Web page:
these down into one, with the three Graces, the nine Muses, and
    fourteen biscuit-bakers' daughters from Oxford Street, and make a
    woman half as lovely. Pho! I defy you.'

    After uttering this rhapsody, the old gentleman snapped his fingers
    twenty or thirty times, and then subsided into an ecstatic
    contemplation of Miss La Creevy's charms. This affording Mrs
    Nickleby a favourable opportunity of explanation, she went about it
    straight.

    'I am sure,' said the worthy lady, with a prefatory cough, 'that
    it's a great relief, under such trying circumstances as these, to
    have anybody else mistaken for me--a very great relief; and it's a
    circumstance that never occurred before, although I have several
    times been mistaken for my daughter Kate. I have no doubt the
    people were very foolish, and perhaps ought to have known better,
    but still they did take me for her, and of course that was no fault
    of mine, and it would be very hard indeed if I was to be made
    responsible for it. However, in this instance, of course, I must
    feel that I should do exceedingly wrong if I suffered anybody--
    especially anybody that I am under great obligations to--to be made
    uncomfortable on my account. And therefore I think it my duty to
    tell that gentleman that he is mistaken, that I am the lady who he
    was told by some impertinent person was niece to the Council of
    Paving-stones, and that I do beg and entreat of him to go quietly
    away, if it's only for,' here Mrs Nickleby simpered and hesitated,
    'for MY sake.'

    It might have been expected that the old gentleman would have been
    penetrated to the heart by the delicacy and condescension of this
    appeal, and that he would at least have returned a courteous and
    suitable reply. What, then, was the shock which Mrs Nickleby
    received, when, accosting HER in the most unmistakable manner, he
    replied in a loud and sonourous voice: 'Avaunt! Cat!'

    'Sir!' cried Mrs Nickleby, in a faint tone.

    'Cat!' repeated the old gentleman. 'Puss, Kit, Tit, Grimalkin,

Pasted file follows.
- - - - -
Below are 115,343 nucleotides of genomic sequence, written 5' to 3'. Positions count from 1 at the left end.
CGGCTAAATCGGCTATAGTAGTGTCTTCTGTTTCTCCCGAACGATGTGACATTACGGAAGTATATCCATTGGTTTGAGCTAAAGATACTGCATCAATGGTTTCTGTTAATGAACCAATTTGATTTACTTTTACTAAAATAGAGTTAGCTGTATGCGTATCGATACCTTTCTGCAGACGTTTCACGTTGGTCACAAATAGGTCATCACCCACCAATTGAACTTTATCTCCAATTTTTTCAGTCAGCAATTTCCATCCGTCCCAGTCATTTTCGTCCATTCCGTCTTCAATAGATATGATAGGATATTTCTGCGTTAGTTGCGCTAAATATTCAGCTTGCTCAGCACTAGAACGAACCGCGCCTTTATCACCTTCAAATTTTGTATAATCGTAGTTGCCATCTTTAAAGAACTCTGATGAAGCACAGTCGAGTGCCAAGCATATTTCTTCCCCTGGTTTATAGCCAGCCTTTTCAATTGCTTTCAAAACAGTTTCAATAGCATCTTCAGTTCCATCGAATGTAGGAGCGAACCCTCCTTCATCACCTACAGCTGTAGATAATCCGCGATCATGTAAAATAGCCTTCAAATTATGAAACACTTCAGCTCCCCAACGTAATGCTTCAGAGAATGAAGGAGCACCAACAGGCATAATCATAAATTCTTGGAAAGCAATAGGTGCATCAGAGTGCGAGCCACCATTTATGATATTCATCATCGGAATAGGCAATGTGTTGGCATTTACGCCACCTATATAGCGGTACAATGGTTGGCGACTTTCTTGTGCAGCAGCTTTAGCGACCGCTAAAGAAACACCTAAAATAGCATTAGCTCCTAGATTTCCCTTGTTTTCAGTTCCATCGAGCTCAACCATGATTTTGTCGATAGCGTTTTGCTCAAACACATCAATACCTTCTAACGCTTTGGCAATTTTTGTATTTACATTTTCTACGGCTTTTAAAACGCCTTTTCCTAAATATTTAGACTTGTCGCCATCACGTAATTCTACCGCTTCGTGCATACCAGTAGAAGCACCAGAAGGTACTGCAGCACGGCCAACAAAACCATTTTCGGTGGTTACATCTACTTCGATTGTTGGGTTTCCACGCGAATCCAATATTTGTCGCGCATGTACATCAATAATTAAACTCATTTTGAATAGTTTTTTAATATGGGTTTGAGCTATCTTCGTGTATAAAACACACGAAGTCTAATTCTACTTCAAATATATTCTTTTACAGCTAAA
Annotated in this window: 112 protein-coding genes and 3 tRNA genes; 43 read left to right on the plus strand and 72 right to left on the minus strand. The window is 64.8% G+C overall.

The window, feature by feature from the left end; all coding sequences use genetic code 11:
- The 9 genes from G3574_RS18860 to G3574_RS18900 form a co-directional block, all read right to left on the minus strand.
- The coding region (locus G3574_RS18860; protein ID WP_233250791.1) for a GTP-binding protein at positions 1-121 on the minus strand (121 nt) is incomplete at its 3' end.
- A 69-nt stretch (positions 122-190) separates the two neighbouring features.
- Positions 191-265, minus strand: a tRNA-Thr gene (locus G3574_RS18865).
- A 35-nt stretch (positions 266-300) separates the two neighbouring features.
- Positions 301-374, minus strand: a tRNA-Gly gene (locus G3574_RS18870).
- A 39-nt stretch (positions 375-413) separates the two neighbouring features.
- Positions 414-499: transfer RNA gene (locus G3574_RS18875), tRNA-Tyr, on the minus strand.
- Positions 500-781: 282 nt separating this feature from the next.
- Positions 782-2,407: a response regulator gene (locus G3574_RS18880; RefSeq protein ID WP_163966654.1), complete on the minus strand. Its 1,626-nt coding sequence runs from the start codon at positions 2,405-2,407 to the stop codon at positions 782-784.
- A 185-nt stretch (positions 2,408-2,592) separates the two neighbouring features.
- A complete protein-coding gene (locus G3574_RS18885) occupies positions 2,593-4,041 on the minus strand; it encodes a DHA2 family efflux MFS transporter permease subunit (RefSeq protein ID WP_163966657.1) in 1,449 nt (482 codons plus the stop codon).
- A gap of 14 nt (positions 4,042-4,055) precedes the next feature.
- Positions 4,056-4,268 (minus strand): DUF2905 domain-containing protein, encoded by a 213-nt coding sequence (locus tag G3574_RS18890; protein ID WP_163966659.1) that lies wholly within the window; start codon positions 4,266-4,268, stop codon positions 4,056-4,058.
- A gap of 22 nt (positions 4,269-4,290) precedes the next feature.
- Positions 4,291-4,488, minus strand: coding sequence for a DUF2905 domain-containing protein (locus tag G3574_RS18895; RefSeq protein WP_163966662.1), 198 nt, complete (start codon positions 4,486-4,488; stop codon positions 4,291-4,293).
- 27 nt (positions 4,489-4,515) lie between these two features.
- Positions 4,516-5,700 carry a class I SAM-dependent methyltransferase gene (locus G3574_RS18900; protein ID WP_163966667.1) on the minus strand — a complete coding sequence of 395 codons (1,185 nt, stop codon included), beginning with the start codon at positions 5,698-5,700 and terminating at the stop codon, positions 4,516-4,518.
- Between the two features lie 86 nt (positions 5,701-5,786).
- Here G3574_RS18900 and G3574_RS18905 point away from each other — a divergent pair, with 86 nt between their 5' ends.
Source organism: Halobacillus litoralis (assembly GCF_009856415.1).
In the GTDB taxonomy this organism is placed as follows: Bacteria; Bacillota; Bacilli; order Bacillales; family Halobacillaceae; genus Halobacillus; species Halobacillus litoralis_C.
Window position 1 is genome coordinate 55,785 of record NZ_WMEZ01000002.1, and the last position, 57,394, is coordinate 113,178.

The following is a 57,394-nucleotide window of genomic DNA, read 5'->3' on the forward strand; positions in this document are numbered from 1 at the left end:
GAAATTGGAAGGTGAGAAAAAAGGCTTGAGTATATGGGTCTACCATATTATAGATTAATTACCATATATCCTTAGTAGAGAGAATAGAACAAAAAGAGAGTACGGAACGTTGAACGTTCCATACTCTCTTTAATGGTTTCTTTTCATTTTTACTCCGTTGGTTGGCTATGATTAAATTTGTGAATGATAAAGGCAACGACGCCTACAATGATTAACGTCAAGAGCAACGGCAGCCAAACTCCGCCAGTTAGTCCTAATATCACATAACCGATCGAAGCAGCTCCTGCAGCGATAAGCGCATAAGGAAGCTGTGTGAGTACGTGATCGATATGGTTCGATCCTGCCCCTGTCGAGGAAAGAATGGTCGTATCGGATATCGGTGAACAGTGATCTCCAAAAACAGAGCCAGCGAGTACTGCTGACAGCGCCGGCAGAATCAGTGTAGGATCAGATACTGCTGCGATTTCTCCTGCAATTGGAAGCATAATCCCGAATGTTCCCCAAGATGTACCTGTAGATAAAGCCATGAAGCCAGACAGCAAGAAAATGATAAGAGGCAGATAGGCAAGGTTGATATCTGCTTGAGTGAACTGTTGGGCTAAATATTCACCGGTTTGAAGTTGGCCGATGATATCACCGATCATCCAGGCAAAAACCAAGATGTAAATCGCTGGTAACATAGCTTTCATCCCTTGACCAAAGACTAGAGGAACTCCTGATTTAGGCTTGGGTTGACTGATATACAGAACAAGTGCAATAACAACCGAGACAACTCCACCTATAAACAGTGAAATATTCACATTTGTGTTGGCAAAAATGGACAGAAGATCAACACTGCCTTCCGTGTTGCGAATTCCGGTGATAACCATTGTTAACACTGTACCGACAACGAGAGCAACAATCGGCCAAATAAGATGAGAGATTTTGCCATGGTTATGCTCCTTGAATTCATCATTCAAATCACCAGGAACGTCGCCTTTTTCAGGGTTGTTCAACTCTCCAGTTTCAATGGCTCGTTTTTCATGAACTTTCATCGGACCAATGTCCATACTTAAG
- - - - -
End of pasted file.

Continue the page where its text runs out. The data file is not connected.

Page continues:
Tabby, Brindle! Whoosh!' with which last sound, uttered in a hissing
    manner between his teeth, the old gentleman swung his arms violently
    round and round, and at the same time alternately advanced on Mrs
    Nickleby, and retreated from her, in that species of savage dance
    with which boys on market-days may be seen to frighten pigs, sheep,
    and other animals, when they give out obstinate indications of
    turning down a wrong street.

    Mrs Nickleby wasted no words, but uttered an exclamation of horror
    and surprise, and immediately fainted away.

    'I'll attend to mama,' said Kate, hastily; 'I am not at all
    frightened. But pray take him away: pray take him away!'

    Frank was not at all confident of his power of complying with this
    request, until he bethought himself of the stratagem of sending Miss
    La Creevy on a few paces in advance, and urging the old gentleman to
    follow her. It succeeded to a miracle; and he went away in a
    rapture of admiration, strongly guarded by Tim Linkinwater on one
    side, and Frank himself on the other.

    'Kate,' murmured Mrs Nickleby, reviving when the coast was clear,
    'is he gone?'

    She was assured that he was.

    'I shall never forgive myself, Kate,' said Mrs Nickleby. 'Never!
    That gentleman has lost his senses, and I am the unhappy cause.'

    'YOU the cause!' said Kate, greatly astonished.

    'I, my love,' replied Mrs Nickleby, with a desperate calmness. 'You
    saw what he was the other day; you see what he is now. I told your
    brother, weeks and weeks ago, Kate, that I hoped a disappointment
    might not be too much for him. You see what a wreck he is. Making
    allowance for his being a little flighty, you know how rationally,
    and sensibly, and honourably he talked, when we saw him in the
    garden. You have heard the dreadful nonsense he has been guilty of
    this night, and the manner in which he has gone on with that poor
    unfortunate little old maid. Can anybody doubt how all this has
    been brought about?'

    'I should scarcely think they could,' said Kate mildly.

    'I should scarcely think so, either,' rejoined her mother. 'Well!